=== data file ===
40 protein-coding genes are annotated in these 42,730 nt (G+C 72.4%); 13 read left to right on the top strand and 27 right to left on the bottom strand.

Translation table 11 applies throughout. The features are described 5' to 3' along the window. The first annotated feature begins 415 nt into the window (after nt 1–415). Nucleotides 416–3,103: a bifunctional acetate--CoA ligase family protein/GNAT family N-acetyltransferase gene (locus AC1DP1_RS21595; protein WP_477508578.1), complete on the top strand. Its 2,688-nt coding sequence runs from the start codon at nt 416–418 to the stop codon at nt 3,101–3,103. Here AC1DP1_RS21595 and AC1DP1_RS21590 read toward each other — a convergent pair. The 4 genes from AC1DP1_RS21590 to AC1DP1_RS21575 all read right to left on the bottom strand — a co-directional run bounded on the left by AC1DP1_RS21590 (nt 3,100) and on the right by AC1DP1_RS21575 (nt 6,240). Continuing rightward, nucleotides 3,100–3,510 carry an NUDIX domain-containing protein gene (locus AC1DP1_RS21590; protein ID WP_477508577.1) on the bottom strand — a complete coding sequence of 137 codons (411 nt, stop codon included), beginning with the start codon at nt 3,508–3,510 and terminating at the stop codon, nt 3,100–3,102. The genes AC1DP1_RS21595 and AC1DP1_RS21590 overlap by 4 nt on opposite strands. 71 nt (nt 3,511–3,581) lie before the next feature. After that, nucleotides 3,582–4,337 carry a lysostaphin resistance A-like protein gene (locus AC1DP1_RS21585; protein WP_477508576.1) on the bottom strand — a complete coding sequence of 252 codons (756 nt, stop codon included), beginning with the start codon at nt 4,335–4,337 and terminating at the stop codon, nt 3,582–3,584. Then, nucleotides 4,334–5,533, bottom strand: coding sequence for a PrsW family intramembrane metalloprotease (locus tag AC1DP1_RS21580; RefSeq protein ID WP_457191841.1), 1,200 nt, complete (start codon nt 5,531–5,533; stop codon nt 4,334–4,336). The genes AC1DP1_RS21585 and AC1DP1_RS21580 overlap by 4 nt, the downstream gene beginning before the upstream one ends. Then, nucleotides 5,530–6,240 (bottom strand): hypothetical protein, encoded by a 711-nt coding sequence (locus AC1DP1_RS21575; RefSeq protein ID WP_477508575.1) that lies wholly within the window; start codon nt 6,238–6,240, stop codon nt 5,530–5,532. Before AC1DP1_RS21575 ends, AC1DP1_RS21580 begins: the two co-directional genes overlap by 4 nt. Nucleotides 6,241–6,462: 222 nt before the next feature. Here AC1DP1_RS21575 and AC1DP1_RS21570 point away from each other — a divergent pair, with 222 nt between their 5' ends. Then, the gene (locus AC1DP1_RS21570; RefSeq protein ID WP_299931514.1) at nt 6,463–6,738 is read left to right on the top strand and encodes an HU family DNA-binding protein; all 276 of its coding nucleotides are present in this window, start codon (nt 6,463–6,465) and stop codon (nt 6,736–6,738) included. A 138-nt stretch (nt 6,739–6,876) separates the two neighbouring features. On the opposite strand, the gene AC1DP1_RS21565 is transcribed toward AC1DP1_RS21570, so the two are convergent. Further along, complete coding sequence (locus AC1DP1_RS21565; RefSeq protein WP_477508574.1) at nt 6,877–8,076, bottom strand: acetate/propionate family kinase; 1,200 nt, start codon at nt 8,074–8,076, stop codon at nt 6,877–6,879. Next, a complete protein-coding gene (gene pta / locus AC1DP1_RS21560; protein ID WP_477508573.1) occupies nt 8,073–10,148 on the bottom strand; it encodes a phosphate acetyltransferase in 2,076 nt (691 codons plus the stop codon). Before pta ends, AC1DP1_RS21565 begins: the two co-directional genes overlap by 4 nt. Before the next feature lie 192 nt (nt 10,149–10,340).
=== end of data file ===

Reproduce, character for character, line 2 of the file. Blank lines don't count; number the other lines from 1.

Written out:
Translation table 11 applies throughout. The features are described 5' to 3' along the window. The first annotated feature begins 415 nt into the window (after nt 1–415). Nucleotides 416–3,103: a bifunctional acetate--CoA ligase family protein/GNAT family N-acetyltransferase gene (locus AC1DP1_RS21595; protein WP_477508578.1), complete on the top strand. Its 2,688-nt coding sequence runs from the start codon at nt 416–418 to the stop codon at nt 3,101–3,103. Here AC1DP1_RS21595 and AC1DP1_RS21590 read toward each other — a convergent pair. The 4 genes from AC1DP1_RS21590 to AC1DP1_RS21575 all read right to left on the bottom strand — a co-directional run bounded on the left by AC1DP1_RS21590 (nt 3,100) and on the right by AC1DP1_RS21575 (nt 6,240). Continuing rightward, nucleotides 3,100–3,510 carry an NUDIX domain-containing protein gene (locus AC1DP1_RS21590; protein ID WP_477508577.1) on the bottom strand — a complete coding sequence of 137 codons (411 nt, stop codon included), beginning with the start codon at nt 3,508–3,510 and terminating at the stop codon, nt 3,100–3,102. The genes AC1DP1_RS21595 and AC1DP1_RS21590 overlap by 4 nt on opposite strands. 71 nt (nt 3,511–3,581) lie before the next feature. After that, nucleotides 3,582–4,337 carry a lysostaphin resistance A-like protein gene (locus AC1DP1_RS21585; protein WP_477508576.1) on the bottom strand — a complete coding sequence of 252 codons (756 nt, stop codon included), beginning with the start codon at nt 4,335–4,337 and terminating at the stop codon, nt 3,582–3,584. Then, nucleotides 4,334–5,533, bottom strand: coding sequence for a PrsW family intramembrane metalloprotease (locus tag AC1DP1_RS21580; RefSeq protein ID WP_457191841.1), 1,200 nt, complete (start codon nt 5,531–5,533; stop codon nt 4,334–4,336). The genes AC1DP1_RS21585 and AC1DP1_RS21580 overlap by 4 nt, the downstream gene beginning before the upstream one ends. Then, nucleotides 5,530–6,240 (bottom strand): hypothetical protein, encoded by a 711-nt coding sequence (locus AC1DP1_RS21575; RefSeq protein ID WP_477508575.1) that lies wholly within the window; start codon nt 6,238–6,240, stop codon nt 5,530–5,532. Before AC1DP1_RS21575 ends, AC1DP1_RS21580 begins: the two co-directional genes overlap by 4 nt. Nucleotides 6,241–6,462: 222 nt before the next feature. Here AC1DP1_RS21575 and AC1DP1_RS21570 point away from each other — a divergent pair, with 222 nt between their 5' ends. Then, the gene (locus AC1DP1_RS21570; RefSeq protein ID WP_299931514.1) at nt 6,463–6,738 is read left to right on the top strand and encodes an HU family DNA-binding protein; all 276 of its coding nucleotides are present in this window, start codon (nt 6,463–6,465) and stop codon (nt 6,736–6,738) included. A 138-nt stretch (nt 6,739–6,876) separates the two neighbouring features. On the opposite strand, the gene AC1DP1_RS21565 is transcribed toward AC1DP1_RS21570, so the two are convergent. Further along, complete coding sequence (locus AC1DP1_RS21565; RefSeq protein WP_477508574.1) at nt 6,877–8,076, bottom strand: acetate/propionate family kinase; 1,200 nt, start codon at nt 8,074–8,076, stop codon at nt 6,877–6,879. Next, a complete protein-coding gene (gene pta / locus AC1DP1_RS21560; protein ID WP_477508573.1) occupies nt 8,073–10,148 on the bottom strand; it encodes a phosphate acetyltransferase in 2,076 nt (691 codons plus the stop codon). Before pta ends, AC1DP1_RS21565 begins: the two co-directional genes overlap by 4 nt. Before the next feature lie 192 nt (nt 10,149–10,340).